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Chronology of the day--battle of New Orleans.

January 8, 1777,
the British evacuated Elizabethtown, N. J. Gen. Maxwell fell on their rear, and took seventy prisoners and a schooner loaded with baggage.

On January 8, 1815, Sunday, occurred the great "battle of New Orleans." The Americans —— principally militia and volunteers, from Louisiana, Kentucky and Tennessee--under Major Gen. Andrew Jackson, five miles below the city of New Orleans, defeated the flower of the veteran troops of Great Britain, with dreadful and most incredible slaughter.

The British troops, numbering 14,450 men, were commanded by Major Gen. Field Marshal Packenham, who was killed. The British naval force was under Vice-Admiral Sir Alexander Cochrane.

The Americans, on the other hand, were commanded by four Generals, three of whom were Generals of militia, who, like their men, were agriculturists or planters, and had left their homes, like their men, from patriotic motives, on the spur of the occasion. Geo. Packenham was killed by a cannon ball from battery No. 7, which was commanded by Gen. Garrigues. The action commenced at dawn of day, and lasted until 8 o'clock. The Americans lost in the line during the battle but seven killed and six wounded. Among the latter Major Chotard, Assistant Adjutant-General; a few men were afterwards lost in skirmishing.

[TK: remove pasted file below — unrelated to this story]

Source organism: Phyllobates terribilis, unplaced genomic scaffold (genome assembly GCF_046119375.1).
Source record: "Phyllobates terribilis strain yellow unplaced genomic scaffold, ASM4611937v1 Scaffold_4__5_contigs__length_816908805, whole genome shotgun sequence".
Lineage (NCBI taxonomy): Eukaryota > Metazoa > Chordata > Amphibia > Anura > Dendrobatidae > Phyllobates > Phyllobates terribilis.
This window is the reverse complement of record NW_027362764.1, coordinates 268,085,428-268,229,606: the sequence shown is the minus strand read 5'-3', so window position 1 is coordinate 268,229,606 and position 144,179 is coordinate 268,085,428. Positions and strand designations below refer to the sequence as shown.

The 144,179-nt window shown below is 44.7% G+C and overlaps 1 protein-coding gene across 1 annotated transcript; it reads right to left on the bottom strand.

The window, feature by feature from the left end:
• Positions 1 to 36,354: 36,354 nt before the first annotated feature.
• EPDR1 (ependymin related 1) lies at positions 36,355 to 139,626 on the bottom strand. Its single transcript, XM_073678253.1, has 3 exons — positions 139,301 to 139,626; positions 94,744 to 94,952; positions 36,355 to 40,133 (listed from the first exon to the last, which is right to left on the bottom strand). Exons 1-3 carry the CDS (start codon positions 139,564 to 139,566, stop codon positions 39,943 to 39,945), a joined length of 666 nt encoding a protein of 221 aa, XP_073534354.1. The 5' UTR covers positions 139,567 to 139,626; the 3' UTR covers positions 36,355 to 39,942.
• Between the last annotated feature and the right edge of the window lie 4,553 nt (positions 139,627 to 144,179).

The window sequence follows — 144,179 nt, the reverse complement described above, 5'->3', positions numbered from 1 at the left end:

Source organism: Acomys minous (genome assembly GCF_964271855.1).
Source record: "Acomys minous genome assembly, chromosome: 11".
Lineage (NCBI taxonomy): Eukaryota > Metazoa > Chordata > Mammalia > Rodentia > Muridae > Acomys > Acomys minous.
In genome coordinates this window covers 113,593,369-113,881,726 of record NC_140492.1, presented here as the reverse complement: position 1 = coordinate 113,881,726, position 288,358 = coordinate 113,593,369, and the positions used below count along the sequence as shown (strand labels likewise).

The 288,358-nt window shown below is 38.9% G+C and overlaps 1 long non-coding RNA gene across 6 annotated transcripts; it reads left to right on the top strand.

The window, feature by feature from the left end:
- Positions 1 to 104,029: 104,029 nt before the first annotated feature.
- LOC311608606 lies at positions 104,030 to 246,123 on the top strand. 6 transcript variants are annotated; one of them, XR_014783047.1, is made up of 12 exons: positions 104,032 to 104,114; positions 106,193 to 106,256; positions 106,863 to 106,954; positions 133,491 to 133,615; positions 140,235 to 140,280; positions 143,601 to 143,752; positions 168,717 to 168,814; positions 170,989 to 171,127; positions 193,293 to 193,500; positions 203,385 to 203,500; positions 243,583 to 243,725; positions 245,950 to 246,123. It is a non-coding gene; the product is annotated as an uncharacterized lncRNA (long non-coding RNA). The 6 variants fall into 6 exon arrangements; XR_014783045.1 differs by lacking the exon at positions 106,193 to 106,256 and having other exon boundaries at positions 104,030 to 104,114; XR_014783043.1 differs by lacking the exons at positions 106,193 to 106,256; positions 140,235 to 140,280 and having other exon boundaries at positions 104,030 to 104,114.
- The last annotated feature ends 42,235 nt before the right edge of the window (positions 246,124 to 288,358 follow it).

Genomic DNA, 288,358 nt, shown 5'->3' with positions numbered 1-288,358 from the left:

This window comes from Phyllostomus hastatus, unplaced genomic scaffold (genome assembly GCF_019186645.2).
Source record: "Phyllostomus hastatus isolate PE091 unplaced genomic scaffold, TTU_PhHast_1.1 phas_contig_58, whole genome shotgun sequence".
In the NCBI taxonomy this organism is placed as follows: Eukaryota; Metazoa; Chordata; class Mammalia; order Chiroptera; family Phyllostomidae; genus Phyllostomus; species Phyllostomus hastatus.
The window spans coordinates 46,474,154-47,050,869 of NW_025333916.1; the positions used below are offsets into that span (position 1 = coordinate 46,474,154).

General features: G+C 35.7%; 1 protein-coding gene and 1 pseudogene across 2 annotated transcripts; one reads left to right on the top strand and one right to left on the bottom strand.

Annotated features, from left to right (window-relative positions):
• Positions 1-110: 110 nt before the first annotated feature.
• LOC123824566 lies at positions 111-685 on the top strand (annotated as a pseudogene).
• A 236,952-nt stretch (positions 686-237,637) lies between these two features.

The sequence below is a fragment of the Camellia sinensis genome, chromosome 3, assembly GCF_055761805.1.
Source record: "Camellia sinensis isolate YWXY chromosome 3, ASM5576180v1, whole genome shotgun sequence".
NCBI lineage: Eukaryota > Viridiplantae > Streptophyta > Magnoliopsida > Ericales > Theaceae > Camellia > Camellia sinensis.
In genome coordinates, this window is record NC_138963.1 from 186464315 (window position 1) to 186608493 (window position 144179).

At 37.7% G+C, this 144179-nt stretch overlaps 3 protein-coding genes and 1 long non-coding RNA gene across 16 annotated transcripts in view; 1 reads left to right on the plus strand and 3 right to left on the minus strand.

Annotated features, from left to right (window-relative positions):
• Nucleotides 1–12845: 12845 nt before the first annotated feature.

On the right bank of the river the Americans were not so successful; their batteries were carried by the British, led by Col. Thornton, who was wounded. On that side of the river the Americans were commanded by Brig. Gen. David Morgan. Here Lafitte, the well known pirate, gave very efficient aid to the Americans. Lafitte, the day before the battle, went and offered his services to Gen. Jackson, saying that he and his men were well acquainted with the nature of the ground and the swamps, and although they might not be of much use in distant battle, yet if it came hand to hand he would do good work.

After consultation with the Governor, Gen. Jackson accepted his offer. He was placed on the left bank of the river, in a comparatively defenceless position, which it was anticipated would be forced by the enemy. When the British soldiers broke over the works, Lafitte, after ordering a general discharge of small-arms, gave the command, "Clear the decks!" whereupon his piratical crew laid about them so lustily that, although fifteen of the enemy had surrounded one man, he killed eight of them, and cut his way out. The discomfited British were driven back over the breastworks, followed by the yells of the pirates and the shouts of the Americans, and leaving near half the attacking party dead behind them.

One thousand stand of arms were found on the field of battle, as was Gen. Keane's sword, which Gen. Jackson, at his request, restored. The British lost in this terrible engagement 2,600 men.

On January 8, 1817, two shocks of an earthquake were felt at Charleston, S. C., and also at Savannah, Ga.

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Andrew Jackson (4)
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Maxwell (1)
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